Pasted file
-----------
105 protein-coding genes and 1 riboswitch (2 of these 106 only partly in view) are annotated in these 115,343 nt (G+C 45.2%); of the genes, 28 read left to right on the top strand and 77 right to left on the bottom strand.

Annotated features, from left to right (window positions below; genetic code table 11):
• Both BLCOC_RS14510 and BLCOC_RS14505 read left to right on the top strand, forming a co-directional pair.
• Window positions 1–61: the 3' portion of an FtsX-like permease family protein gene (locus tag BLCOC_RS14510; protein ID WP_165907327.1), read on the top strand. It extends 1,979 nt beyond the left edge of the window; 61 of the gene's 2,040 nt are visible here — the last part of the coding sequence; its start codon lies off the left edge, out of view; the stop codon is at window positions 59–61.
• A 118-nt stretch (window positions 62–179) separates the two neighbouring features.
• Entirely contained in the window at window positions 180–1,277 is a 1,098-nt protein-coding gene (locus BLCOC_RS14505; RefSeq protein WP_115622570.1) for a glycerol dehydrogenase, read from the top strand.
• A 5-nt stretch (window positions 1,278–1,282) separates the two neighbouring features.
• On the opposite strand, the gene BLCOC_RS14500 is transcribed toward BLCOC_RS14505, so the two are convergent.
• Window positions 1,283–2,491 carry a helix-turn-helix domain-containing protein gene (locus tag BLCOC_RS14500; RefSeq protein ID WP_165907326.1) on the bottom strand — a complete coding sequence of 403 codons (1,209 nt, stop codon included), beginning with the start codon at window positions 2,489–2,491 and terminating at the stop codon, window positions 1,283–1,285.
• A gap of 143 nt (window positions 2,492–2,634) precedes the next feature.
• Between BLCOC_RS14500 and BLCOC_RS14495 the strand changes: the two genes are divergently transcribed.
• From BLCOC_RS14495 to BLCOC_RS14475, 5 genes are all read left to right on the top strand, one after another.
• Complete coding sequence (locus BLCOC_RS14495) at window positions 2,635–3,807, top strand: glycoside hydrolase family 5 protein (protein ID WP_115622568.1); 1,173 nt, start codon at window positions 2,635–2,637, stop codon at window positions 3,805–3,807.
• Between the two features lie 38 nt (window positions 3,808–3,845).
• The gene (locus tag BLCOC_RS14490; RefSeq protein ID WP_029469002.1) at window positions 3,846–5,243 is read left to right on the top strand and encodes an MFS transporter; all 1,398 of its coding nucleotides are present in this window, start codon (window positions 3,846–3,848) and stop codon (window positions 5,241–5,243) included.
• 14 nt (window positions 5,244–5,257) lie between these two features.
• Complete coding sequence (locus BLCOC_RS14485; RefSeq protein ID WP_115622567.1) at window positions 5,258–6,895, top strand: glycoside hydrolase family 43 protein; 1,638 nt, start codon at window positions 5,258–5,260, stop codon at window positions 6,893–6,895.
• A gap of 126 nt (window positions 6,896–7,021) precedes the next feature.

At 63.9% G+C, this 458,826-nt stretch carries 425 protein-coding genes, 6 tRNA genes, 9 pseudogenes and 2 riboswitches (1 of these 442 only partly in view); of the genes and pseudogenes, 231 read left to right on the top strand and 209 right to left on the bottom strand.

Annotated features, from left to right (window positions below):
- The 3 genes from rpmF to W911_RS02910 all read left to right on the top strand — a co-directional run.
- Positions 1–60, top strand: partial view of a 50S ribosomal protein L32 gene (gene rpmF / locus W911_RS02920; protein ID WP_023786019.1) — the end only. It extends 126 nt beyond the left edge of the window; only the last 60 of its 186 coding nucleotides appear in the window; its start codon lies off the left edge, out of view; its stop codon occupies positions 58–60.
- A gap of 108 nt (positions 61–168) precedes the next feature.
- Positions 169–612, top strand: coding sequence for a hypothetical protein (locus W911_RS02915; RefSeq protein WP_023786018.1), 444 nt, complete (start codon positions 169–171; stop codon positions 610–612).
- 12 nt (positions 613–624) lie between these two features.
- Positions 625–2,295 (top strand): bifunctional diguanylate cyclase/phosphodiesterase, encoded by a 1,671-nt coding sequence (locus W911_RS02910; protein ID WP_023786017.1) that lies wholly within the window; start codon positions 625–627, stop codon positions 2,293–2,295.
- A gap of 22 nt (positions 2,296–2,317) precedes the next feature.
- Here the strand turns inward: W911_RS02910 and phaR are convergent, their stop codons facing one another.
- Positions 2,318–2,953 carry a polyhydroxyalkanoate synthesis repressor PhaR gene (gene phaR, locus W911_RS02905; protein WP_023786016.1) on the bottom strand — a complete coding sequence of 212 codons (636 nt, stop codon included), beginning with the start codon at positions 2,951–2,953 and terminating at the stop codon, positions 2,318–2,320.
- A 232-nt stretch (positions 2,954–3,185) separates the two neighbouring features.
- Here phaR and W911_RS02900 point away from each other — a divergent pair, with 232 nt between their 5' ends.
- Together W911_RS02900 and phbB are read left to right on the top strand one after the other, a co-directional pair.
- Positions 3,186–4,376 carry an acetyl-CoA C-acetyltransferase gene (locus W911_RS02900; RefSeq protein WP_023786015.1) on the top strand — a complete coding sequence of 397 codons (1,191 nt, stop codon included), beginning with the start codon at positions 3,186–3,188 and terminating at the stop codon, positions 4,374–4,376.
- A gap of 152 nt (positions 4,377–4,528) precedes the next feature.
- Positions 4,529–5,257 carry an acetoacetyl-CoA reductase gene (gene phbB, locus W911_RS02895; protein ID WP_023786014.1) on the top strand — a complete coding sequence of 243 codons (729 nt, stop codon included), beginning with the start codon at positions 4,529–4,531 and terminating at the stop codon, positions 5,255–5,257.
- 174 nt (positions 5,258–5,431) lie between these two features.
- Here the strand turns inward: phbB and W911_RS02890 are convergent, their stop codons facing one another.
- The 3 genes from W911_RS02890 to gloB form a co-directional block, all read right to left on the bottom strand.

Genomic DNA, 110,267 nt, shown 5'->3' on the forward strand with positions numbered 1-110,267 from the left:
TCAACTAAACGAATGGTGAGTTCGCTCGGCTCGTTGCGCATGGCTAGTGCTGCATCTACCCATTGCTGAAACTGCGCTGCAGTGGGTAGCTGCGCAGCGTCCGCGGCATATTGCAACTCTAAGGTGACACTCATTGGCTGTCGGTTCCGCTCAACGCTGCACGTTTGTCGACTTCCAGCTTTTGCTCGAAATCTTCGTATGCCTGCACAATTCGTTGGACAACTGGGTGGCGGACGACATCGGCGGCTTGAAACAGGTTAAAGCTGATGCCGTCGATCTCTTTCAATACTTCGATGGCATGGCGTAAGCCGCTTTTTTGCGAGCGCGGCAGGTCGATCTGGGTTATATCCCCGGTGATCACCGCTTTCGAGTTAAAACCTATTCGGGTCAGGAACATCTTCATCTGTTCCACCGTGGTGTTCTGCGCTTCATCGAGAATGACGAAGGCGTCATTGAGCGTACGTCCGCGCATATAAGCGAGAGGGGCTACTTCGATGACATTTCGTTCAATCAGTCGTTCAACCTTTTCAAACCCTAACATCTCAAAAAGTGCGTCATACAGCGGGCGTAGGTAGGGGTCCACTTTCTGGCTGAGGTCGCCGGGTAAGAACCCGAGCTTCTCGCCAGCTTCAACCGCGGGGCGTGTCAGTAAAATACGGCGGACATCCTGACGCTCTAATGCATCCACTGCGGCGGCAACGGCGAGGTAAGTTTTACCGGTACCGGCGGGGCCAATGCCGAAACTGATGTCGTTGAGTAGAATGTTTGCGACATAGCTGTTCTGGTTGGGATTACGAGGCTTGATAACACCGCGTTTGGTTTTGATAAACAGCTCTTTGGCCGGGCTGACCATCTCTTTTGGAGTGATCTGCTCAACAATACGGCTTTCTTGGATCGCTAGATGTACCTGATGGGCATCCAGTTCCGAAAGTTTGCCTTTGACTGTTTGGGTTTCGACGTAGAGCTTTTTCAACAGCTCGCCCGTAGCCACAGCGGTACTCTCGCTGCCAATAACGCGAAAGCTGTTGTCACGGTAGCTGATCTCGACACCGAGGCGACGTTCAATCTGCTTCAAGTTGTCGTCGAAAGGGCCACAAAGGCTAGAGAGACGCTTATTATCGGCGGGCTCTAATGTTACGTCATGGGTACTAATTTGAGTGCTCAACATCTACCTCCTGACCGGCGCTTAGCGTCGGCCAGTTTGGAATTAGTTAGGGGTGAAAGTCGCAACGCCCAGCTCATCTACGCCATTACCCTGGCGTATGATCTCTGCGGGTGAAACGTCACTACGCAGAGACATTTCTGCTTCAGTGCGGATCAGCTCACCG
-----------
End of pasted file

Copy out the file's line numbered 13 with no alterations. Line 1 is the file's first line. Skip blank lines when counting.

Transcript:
• Complete coding sequence (locus BLCOC_RS14495) at window positions 2,635–3,807, top strand: glycoside hydrolase family 5 protein (protein ID WP_115622568.1); 1,173 nt, start codon at window positions 2,635–2,637, stop codon at window positions 3,805–3,807.